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The market see-saw continues, as stocks are poised to start the day solidly lower amid continued concerns from overseas. In company news, here are some stocks to watch today:

  • Intel Corporation (NASDAQ:INTC) said its first-quarter earnings totaled 40 cents per share, a drop from 53 cents in the year-ago period. Revenue slipped just over 2% to $12.6 billion. Analysts were expecting per-share results of 41 cents. (CNBC)

  • Elsewhere, Bank of America Corp (NYSE:BAC) reported a first-quarter profit of 20 cents per share, well above the 3 cents per share earned the previous year. Analysts, on average, had expected the banking giant to earn 22 cents per share. (Reuters)

  • Amgen, Inc. (NASDAQ:AMGN) is on the hook for nearly $25 million to settle allegations that it infringed upon the False Claims Act by offering kickbacks to pharmaceutical companies. The biotech company continues to deny charges that it unfairly promoted its anemia drug Aranesp. (Chicago Tribune)

  • An appeals-court judge in New York state has blocked J.C. Penney Company, Inc. (NYSE:JCP) from selling home products designed by Martha Stewart, at least for the time being. The judge -- who will hear arguments from JCP and its rival Macy's, Inc. (NYSE:M) today -- hopes to rule tomorrow on whether a temporary restraining order is needed. Last week, JCP was told it could continue to market the products, given the lack of evidence that Macy's would be "irreparably harmed" by the competition. (The Wall Street Journal)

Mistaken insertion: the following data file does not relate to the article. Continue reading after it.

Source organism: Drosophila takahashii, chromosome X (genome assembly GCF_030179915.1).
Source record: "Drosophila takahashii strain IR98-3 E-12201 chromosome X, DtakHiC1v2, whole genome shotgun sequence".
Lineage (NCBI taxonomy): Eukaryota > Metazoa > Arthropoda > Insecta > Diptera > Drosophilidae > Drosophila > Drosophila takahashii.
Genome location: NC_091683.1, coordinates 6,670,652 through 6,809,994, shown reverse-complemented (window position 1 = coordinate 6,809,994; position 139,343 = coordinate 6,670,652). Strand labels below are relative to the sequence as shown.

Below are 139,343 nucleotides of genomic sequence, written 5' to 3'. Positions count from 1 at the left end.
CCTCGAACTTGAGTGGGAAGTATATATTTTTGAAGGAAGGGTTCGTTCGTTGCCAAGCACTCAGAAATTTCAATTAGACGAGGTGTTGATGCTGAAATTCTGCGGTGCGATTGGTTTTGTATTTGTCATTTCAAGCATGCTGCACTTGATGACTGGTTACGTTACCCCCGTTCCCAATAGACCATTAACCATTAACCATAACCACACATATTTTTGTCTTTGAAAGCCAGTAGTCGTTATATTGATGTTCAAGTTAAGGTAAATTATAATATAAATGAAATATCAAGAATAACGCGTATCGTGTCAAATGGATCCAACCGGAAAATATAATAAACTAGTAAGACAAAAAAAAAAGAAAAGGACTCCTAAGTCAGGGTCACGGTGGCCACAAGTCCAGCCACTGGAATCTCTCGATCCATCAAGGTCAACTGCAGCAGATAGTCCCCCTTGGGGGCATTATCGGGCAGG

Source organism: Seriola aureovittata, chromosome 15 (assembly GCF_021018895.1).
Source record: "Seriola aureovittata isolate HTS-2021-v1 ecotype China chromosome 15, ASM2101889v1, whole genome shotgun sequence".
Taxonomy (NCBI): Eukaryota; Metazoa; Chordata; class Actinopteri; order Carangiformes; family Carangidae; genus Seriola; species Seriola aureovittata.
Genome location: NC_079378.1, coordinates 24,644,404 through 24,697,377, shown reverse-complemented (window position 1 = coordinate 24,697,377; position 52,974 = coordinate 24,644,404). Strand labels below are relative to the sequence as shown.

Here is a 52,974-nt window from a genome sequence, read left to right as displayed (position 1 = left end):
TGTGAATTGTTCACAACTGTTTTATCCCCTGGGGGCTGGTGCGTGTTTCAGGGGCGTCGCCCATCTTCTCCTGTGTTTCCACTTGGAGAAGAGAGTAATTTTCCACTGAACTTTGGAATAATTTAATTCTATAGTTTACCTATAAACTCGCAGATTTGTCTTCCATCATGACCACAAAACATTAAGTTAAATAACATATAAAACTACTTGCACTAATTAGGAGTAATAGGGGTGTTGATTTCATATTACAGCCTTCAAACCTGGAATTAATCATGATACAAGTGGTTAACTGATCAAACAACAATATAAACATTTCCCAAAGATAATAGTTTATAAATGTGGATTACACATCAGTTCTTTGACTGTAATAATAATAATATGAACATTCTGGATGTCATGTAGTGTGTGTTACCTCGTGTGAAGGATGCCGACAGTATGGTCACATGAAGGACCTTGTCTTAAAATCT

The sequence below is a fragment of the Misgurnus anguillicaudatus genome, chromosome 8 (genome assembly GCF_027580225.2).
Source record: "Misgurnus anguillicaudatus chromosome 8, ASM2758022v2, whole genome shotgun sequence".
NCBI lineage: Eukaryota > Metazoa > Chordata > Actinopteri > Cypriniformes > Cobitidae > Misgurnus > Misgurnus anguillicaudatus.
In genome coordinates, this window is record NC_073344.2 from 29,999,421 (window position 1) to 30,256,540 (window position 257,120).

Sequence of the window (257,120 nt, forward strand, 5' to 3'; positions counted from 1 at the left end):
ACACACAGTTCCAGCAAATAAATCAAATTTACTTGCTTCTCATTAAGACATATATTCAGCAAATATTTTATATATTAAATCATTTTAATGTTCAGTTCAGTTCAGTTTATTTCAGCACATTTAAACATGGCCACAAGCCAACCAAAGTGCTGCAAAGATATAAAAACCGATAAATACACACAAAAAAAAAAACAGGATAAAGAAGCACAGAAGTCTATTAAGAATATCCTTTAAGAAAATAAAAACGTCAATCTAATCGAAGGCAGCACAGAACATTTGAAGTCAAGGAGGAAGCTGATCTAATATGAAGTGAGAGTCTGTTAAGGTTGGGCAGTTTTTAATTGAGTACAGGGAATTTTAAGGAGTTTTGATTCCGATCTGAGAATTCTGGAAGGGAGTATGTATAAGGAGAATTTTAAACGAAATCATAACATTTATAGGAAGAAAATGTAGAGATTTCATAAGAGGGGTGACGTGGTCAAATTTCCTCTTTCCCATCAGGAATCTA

• The Procter & Gamble Company (NYSE:PG) will take a little longer (up to 30 days) to pay its suppliers. By lengthening the payment schedule to 75 days from 45, the consumer-products giant may save up to $2 billion. (Reuters)

  • Discover Financial Services (NYSE:DFS) lifted its quarterly dividend by 6 cents per share to 20 cents. The new dividend will be payable on May 23 to shareholders of record on May 9. (Nasdaq)

  • Finally, as part of its plan to split its publishing and entertainment operations, News Corp (NASDAQ:NWS) has assigned a name to the latter -- 21st Century Fox. This film and television studio under this umbrella, however, will keeps its name rooted in the past -- Twentieth Century Fox. "News Corporation" will remain the name of the publishing arm, which includes titles such as The Wall Street Journal. (Entertainment Weekly)

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